Appellant who denies making slanderous statement has anti-SLAPP case dismissed by BCCA

Comments seen to undermine authority of a female executive in a male-dominated industry

Appellant who denies making slanderous statement has anti-SLAPP case dismissed by BCCA
Meredith Bacal, Jake Cabott

A recent Court of Appeal for British Columbia decision has set some guiding principles for anti-SLAPP cases involving slander that are likely to reach out beyond the province’s borders – guidance that, according to one lawyer, can be summed up as “you can’t have your cake and eat it, too.”

"As a defendant in a defamation action, you may want to deny you made the impugned statements that are the subject of a defamation action, and that’s absolutely your right as a defendant,” says Meredith Bacal, a partner in the litigation and intellectual property groups at Dentons. "But if you’re going to take that approach, you cannot, at the same time, bring an anti-SLAPP application to say ‘this communication is worthy of protection, and you’re just bringing this defamation action to silence me.’”

In the case of Christman v. Lee-Sheriff, 2023 BCCA 363, that is precisely what happened after a messy situation played out in public. At the time of the incident, Janet Lee-Sheriff was CEO of a mining company, Golden Predator Mining Corp., looking to re-open a mine in the Yukon. Paul Christman was the chief mining engineer for the Yukon Government’s Department of Energy, Mines and Resources. Both attended an investors’ conference in BC, where Lee-Sheriff was presenting. During her remarks, Christman loudly berated her, calling her a liar and accusing her of spreading misinformation about Golden Predator’s licensing status.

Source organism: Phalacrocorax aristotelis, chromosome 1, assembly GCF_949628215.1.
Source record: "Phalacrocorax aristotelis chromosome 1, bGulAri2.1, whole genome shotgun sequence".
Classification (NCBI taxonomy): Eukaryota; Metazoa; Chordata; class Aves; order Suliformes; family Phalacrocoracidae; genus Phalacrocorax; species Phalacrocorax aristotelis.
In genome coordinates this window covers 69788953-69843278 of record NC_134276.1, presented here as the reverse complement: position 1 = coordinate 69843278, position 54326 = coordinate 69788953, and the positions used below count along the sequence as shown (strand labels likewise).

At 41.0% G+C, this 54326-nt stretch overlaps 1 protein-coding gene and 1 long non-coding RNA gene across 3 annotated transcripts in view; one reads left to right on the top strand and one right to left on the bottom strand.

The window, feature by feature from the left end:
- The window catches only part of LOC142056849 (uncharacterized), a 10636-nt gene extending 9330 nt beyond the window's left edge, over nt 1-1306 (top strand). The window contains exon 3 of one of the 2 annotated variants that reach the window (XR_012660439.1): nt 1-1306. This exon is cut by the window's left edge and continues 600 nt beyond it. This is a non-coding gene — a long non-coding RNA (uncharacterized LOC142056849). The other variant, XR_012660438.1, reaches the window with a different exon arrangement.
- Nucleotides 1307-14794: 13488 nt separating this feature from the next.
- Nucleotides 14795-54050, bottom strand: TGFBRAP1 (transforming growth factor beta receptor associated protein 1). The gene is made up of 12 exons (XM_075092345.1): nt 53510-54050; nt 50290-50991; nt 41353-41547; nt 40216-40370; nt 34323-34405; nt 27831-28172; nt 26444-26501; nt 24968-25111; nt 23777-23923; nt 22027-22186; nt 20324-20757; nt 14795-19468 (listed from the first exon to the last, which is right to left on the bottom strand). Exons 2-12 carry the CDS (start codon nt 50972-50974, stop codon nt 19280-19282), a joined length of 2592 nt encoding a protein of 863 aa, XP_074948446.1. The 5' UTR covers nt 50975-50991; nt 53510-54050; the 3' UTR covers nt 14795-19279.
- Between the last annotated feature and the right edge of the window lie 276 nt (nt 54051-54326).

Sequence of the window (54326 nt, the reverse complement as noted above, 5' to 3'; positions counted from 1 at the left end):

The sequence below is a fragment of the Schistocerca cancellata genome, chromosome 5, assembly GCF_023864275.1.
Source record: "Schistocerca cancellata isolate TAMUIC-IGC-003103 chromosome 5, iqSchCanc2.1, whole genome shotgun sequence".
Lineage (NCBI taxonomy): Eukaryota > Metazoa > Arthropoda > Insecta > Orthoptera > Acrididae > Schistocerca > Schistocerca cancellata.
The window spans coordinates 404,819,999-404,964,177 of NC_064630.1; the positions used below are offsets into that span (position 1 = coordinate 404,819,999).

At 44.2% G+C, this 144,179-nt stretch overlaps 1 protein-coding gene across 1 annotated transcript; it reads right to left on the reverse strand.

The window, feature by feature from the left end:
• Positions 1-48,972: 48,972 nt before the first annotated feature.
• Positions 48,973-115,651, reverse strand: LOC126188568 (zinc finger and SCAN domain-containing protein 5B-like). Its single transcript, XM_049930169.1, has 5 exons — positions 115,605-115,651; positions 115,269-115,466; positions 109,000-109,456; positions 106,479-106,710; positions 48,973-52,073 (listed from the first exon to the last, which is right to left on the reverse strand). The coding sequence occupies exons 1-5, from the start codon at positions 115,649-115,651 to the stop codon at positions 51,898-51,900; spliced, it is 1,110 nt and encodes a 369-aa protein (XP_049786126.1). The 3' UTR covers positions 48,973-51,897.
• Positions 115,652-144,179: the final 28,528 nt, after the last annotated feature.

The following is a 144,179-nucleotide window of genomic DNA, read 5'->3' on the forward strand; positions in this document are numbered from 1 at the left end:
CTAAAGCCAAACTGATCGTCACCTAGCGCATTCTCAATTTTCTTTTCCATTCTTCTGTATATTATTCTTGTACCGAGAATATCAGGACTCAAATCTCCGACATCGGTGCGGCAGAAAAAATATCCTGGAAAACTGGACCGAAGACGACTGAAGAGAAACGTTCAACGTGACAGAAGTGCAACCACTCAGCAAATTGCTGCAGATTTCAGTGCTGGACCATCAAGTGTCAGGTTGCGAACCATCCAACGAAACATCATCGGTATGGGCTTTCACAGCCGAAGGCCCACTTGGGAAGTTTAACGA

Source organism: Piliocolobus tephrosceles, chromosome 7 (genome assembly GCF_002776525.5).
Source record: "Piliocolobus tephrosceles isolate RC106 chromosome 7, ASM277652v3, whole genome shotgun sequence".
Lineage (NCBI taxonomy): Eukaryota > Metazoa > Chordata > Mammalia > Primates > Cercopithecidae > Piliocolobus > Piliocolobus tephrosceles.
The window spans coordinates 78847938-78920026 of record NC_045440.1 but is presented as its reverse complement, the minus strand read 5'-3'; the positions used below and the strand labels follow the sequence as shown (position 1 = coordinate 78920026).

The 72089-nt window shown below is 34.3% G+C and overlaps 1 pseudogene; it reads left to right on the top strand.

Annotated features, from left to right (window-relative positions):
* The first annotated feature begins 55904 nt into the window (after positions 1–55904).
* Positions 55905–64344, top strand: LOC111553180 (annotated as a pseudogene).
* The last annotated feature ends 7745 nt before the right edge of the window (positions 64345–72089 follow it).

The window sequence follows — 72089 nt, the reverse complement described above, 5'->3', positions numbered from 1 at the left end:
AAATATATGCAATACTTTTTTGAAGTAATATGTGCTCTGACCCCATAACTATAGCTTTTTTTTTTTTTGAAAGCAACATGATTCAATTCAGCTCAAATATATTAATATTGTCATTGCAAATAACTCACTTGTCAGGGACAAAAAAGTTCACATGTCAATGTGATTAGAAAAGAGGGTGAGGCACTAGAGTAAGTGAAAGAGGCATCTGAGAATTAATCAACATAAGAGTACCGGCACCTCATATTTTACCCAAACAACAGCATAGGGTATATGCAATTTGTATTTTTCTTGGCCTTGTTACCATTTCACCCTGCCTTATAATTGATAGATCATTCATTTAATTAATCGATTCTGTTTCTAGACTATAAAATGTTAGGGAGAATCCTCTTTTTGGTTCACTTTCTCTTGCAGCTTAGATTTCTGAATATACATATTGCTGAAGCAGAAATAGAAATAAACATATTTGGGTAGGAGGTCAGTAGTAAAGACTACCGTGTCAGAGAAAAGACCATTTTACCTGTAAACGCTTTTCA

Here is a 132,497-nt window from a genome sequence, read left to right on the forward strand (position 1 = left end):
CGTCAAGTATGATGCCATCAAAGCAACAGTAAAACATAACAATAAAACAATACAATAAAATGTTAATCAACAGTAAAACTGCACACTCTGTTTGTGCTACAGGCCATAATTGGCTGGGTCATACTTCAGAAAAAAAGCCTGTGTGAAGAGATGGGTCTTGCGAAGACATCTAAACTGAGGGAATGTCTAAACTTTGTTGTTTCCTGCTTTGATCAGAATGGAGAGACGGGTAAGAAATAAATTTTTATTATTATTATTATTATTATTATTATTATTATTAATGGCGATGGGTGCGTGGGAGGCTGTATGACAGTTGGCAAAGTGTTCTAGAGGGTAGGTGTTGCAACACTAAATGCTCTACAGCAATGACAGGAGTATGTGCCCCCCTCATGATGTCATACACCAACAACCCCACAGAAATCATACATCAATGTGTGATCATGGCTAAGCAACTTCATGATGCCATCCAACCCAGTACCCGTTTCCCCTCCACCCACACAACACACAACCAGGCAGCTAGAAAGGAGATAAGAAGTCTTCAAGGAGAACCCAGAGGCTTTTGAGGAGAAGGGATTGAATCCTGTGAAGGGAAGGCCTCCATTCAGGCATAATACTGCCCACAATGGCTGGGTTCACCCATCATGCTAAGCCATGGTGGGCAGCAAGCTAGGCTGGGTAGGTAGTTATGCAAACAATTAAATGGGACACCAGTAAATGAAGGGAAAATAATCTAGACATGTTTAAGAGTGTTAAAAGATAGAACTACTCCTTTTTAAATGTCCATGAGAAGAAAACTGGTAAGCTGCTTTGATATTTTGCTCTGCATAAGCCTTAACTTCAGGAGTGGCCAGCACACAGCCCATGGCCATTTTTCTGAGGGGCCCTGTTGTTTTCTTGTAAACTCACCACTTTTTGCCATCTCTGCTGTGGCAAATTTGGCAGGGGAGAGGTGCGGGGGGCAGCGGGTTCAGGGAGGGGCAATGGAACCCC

Later, at Golden Predator’s booth on the trade show floor, Lee-Sheriff confronted Christman about what happened. A Golden Predator employee was at the booth, and Lee-Sheriff’s husband was nearby. As the judgement outlines, during that interaction, “Mr. Christman at first denied having made the alleged statements, but then confirmed he had made them.”

There followed a verbal altercation in which Christman allegedly raised his voice and made several statements, including “you are a liar” and “you don’t have licences to operate.” Lee-Sheriff claimed she felt “physically intimidated,” departed, and left her husband to engage with Christman, who allegedly swore and continued verbalizing his accusations.

Lee-Sheriff and Golden Predator filed a suit saying Christman had slandered them. Christman responded that the “lawsuit was intended to silence him and to prevent any public challenge to Golden Predator’s licensing and operations” and applied for dismissal under the Protection of Public Participation Act (PPPA). His application was dismissed by the lower court, partly because he denied making one of the defamatory expressions and partly because of the nature of his speech.

“The appellant’s contention that he can discharge his threshold burden while also denying making the impugned expression is contrary to the framework of the PPPA, which requires the moving party to show that the proceeding arises from an expression they made. A court cannot conduct this exercise if the defendant denies making that very expression,” wrote Justice Anne MacKenzie in dismissing the appeal.

Jake Cabott, a partner in Borden Ladner Gervais’ commercial litigation group who represented Lee-Sheriff and Golden Predator, says this decision provides helpful guidance for anti-SLAPP cases.